Our best approach for machines to understand language is Natural Language Processing (NLP). NLP is a field of artificial intelligence that enables computers to understand and generate human language. It works by taking in vast amounts of language data and deploying complex algorithms to identify patterns and represent words as abstract mathematical objects called word vectors or, more technically, word embeddings. By parsing hundreds of millions of sentences from books and articles, it can establish relationships between words in a complex, high-dimensional vector space and build a probability distribution over words. Through this, the machine is beginning to ‘understand’ language. NLP techniques have wide applications in diverse fields. Machine translation algorithms use NLP techniques to translate text from one language to another. Sentiment analysis algorithms use them to analyze the emotional content of text. Speech recognition algorithms use them to convert spoken language into text. The last example is an interesting one as it bridges between spoken and written language, which adds another layer of complexity. It involves sound processing and breaking words down into phonemes, just like how we learn to pronounce words when we learn language.

Nonetheless, human language is sometimes highly ambiguous and contextual, which makes it difficult for machines to understand. For example, the sentence ‘I saw her duck’ could mean that you saw a woman physically duck, or that you saw a woman's pet duck. NLP techniques must be able to understand the context in which a sentence is being used to accurately interpret its meaning. Advancements in machine learning have fuelled a craving for more advanced NLP techniques. For instance, we don’t start our thinking from scratch every second. As you read this article, you understand each word in light of previous words. You don’t throw everything away. Simply, your thoughts have persistence. However, this is not an easy thing to say for machines. Computers are linear devices. To build more powerful NLP models, Long Short-Term Memory (LSTM) artificial neural networks have been implemented in many simple NLP models to allow machines to remember long[1]term dependencies. In the seminal paper by Google titled Attention is All You Need, an even more advanced attention mechanism called the Transformer was introduced. It is the backbone of ChatGPT, short for Chat Generative Pre-Trained Transformer. This seems only like something humans can do, but impressively there is a set of mathematics to enable this syntactically.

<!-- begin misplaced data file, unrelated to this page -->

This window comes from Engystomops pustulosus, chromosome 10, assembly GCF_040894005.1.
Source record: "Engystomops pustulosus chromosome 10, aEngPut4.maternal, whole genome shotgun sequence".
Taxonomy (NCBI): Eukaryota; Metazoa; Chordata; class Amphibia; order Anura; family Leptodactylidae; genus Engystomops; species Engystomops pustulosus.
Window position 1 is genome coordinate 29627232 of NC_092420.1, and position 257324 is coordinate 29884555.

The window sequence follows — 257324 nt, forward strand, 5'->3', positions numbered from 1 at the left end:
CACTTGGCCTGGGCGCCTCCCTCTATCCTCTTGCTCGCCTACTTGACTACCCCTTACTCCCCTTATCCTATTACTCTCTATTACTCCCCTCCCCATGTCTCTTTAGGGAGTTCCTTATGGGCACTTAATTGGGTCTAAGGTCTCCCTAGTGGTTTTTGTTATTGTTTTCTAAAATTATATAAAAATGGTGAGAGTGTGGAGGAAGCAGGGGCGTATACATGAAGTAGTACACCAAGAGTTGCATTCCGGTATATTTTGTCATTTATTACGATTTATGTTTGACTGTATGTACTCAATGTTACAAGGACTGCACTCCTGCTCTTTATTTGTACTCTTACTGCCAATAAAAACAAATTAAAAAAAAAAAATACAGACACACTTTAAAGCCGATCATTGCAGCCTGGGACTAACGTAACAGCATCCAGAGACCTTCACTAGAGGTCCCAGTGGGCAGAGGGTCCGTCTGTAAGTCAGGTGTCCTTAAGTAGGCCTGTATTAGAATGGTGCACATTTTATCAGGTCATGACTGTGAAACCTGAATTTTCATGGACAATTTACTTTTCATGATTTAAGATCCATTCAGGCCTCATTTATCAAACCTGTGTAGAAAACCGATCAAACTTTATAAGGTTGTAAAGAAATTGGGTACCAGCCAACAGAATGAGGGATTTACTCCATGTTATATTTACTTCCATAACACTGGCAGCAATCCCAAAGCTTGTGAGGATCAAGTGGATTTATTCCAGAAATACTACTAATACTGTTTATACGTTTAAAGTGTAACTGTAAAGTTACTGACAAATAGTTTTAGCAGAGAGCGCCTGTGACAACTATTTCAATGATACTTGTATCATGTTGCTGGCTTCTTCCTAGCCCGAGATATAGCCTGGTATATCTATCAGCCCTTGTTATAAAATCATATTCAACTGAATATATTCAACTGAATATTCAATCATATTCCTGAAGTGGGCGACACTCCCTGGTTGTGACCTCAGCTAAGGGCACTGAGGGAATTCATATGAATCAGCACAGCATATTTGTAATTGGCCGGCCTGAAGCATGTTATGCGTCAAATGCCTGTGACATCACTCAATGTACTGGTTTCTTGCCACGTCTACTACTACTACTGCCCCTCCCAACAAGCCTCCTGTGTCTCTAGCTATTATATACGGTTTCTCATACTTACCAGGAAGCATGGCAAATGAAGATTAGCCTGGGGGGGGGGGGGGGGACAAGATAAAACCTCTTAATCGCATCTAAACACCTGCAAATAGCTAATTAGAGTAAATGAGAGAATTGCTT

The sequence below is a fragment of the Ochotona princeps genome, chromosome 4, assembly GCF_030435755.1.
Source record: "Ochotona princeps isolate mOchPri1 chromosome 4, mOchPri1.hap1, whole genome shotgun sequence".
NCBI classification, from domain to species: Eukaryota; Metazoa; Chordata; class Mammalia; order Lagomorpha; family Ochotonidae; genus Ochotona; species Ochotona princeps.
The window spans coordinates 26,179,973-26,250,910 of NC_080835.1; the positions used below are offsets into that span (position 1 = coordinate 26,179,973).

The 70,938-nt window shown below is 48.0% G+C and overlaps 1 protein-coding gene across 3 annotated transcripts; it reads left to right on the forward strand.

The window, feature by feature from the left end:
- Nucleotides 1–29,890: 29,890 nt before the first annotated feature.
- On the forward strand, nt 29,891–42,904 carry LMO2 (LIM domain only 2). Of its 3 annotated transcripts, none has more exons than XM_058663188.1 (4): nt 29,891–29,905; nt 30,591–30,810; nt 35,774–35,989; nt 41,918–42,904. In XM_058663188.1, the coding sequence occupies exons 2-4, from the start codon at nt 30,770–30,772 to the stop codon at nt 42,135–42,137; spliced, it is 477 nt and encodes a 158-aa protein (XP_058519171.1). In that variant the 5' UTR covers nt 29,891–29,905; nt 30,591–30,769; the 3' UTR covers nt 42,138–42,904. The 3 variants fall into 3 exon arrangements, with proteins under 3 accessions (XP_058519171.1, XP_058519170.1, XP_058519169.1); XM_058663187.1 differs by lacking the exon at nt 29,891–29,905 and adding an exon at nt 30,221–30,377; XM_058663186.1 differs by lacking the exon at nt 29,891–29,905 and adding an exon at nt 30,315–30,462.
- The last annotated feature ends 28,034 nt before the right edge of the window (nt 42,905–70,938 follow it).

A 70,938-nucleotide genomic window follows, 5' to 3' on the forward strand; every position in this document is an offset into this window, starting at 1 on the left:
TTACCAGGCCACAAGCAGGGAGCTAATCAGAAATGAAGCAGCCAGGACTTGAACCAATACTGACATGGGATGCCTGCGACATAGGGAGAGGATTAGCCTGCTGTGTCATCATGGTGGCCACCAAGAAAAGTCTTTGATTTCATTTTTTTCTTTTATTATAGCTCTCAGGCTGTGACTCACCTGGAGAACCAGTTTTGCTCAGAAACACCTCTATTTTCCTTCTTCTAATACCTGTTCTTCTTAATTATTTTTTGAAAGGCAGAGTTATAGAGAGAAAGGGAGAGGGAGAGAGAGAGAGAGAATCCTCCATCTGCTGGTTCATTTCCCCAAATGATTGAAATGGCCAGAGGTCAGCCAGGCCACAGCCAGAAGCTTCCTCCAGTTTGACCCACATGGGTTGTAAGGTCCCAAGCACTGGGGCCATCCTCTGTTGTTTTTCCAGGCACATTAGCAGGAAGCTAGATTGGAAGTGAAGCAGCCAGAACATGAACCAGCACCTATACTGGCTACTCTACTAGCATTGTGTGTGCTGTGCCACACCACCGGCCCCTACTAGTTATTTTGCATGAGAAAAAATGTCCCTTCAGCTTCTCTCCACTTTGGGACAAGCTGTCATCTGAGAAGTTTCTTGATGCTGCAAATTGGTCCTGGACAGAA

The explosion in popularity of ChatGPT is a tell-tale sign that we are at a new milestone of NLP. Long gone are the boring and predictable replies of chatbots and virtual assistants; we have officially entered an age where the boundary between human and machines is blurring. This begs the question: is language just a bunch of mathematical rules ready to be solved and manipulated? Some researchers have argued that mathematics is the fundamental language of nature, and that the patterns and structures we observe in the natural world can be described using mathematical formulas. I agree that abstraction can help us understand language on a deeper level, but it can never fully capture the true essence of human interaction. Sometimes a smile or stare says much more than a thousand words will ever do.

Article by Shikang Ni. Artwork by Marida Ianni-Ravn.